Editorial: Yes, let's restrict the use of red-light cameras
We watched with interest last week as the Illinois House passed, by a wide margin, a bill authored by State Rep. David McSweeney of Barrington Hills to outlaw red-light cameras in communities with smaller populations such as Bensenville, Lake Zurich, Libertyville and Roselle.
McSweeney's bill is directed at towns like those because, by statute, they do not have expanded Home Rule powers that are reserved for the most part for larger municipalities.
We have expressed our views on red-light cameras many times.
As a "Seeing Red" investigative series we published more than five years ago revealed, many municipalities were using the devices to generate revenue windfalls rather than to enhance traffic safety.
The public and political uproar has exploded since then, in Chicago and across the nation. But in the suburbs, many towns responded to the series by re-examining what they were doing or thinking about doing. Some abandoned the notion of red-light camera policing altogether. Others refined their approach to eliminate the most onerous practices, such as fining motorists who slipped meekly over the white line before making a right turn on red.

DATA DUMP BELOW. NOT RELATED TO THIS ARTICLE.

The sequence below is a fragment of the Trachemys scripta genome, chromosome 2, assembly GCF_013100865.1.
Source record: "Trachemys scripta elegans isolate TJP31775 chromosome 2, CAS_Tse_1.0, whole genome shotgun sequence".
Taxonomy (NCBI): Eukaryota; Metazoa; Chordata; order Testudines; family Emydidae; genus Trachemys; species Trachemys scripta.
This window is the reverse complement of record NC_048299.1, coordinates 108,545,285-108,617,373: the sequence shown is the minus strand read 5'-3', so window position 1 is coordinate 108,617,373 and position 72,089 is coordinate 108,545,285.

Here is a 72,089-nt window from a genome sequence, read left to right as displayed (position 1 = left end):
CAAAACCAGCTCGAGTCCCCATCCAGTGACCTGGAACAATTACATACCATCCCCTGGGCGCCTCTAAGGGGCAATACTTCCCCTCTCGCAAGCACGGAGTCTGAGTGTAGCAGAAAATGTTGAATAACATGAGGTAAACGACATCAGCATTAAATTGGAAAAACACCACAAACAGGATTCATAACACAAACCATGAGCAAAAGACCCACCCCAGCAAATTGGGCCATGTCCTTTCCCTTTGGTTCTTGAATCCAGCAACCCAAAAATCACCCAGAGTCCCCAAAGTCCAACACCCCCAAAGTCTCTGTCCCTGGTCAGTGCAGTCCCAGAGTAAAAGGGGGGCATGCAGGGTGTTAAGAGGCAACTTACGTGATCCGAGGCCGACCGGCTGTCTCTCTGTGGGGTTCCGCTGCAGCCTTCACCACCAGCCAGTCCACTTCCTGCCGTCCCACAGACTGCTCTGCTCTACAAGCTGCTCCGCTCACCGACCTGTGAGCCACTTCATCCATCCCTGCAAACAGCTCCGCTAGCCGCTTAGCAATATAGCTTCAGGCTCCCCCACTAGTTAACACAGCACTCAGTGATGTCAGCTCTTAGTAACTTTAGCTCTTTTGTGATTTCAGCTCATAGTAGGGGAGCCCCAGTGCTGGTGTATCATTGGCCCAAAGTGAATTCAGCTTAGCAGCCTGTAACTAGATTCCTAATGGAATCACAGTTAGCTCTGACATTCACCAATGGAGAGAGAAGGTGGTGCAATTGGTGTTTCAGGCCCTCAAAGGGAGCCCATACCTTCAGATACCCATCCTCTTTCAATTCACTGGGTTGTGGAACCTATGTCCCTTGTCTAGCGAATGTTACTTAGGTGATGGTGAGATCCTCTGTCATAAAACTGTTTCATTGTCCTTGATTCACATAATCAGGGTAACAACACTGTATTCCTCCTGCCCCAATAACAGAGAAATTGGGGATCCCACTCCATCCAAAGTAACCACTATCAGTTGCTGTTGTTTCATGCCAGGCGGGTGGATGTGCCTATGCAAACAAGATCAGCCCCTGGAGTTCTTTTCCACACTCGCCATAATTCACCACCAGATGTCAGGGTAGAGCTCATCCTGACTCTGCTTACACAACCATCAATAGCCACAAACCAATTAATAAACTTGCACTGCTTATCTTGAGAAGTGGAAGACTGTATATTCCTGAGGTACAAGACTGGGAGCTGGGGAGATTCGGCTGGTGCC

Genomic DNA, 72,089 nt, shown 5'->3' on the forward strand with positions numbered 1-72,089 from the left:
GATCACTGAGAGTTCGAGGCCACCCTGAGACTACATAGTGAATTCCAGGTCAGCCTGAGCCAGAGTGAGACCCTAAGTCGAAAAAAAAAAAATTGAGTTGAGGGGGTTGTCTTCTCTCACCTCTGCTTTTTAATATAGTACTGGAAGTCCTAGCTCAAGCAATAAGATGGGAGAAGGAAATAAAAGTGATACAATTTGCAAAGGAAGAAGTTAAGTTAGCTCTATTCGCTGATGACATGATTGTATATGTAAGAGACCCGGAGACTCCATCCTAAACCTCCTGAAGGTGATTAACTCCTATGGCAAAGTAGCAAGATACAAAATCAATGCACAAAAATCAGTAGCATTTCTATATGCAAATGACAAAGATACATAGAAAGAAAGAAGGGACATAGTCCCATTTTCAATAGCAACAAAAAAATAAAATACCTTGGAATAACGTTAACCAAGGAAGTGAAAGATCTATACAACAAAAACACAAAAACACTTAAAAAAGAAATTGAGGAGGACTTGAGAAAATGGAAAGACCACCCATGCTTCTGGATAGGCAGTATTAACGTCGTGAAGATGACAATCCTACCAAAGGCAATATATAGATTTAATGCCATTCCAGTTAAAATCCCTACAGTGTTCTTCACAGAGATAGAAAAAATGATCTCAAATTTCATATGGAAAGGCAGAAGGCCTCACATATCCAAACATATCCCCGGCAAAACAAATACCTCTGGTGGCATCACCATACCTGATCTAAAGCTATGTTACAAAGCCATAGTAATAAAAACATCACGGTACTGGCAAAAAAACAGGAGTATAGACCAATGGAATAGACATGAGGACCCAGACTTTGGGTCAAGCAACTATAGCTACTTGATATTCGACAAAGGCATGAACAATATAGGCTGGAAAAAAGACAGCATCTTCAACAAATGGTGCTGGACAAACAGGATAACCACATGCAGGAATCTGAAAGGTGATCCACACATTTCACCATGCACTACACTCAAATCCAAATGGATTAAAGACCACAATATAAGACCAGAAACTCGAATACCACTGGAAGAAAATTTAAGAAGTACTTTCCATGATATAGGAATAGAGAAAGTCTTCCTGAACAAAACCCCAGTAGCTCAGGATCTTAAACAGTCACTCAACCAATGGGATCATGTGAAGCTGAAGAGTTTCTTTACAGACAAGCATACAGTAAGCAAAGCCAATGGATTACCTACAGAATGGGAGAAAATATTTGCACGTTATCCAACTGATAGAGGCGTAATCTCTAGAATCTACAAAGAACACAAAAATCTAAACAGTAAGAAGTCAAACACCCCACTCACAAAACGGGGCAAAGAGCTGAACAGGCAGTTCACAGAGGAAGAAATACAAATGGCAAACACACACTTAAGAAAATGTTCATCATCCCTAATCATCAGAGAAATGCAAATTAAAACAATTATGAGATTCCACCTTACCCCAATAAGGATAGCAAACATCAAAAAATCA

Our view on the issue remains the same. We are not against red-light cameras per se. But we do strongly oppose their abuse.
The mission of law enforcement is to protect life and property. That's the reason police departments exist. It is not the mission of law enforcement to generate revenue. Fines are intended to discourage illegal behavior and only that. If they also help recover some of the expense of policing, we have no disagreement with that. But they ought not be used to turn police departments into profit centers.
Thankfully, elected officials in most corners of the suburbs have come around to that line of thinking. The red-light camera issue is not as significant a problem in the suburbs as it once was.
As for McSweeney's bill, we think the legislation makes sense but would hope there might be an appeal provision -- perhaps through referendum -- to enable a small town to consider limited use of the technology if there is a specific and especially egregious traffic safety problem somewhere in the community.
What will become of the legislation is anybody's guess at the moment.
Some argue that given the revenue constraints municipalities face, the Illinois Senate and Gov. Bruce Rauner should oppose it.
But that argument underscores the whole problem. These devices shouldn't be viewed as revenue producers in the first place.